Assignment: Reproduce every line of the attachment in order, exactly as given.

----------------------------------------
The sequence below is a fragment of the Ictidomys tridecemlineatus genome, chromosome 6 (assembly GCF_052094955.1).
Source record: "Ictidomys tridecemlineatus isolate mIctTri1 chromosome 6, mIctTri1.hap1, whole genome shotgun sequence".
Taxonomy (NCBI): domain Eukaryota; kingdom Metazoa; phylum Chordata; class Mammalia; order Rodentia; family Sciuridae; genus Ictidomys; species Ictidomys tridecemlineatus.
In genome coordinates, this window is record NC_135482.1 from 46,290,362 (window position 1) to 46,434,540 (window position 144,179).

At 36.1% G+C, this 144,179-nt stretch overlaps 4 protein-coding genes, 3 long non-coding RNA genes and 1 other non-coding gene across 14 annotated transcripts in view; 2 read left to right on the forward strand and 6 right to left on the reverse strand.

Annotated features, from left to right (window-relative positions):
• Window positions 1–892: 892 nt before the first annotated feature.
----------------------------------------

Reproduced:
The sequence below is a fragment of the Ictidomys tridecemlineatus genome, chromosome 6 (assembly GCF_052094955.1).
Source record: "Ictidomys tridecemlineatus isolate mIctTri1 chromosome 6, mIctTri1.hap1, whole genome shotgun sequence".
Taxonomy (NCBI): domain Eukaryota; kingdom Metazoa; phylum Chordata; class Mammalia; order Rodentia; family Sciuridae; genus Ictidomys; species Ictidomys tridecemlineatus.
In genome coordinates, this window is record NC_135482.1 from 46,290,362 (window position 1) to 46,434,540 (window position 144,179).

At 36.1% G+C, this 144,179-nt stretch overlaps 4 protein-coding genes, 3 long non-coding RNA genes and 1 other non-coding gene across 14 annotated transcripts in view; 2 read left to right on the forward strand and 6 right to left on the reverse strand.

Annotated features, from left to right (window-relative positions):
• Window positions 1–892: 892 nt before the first annotated feature.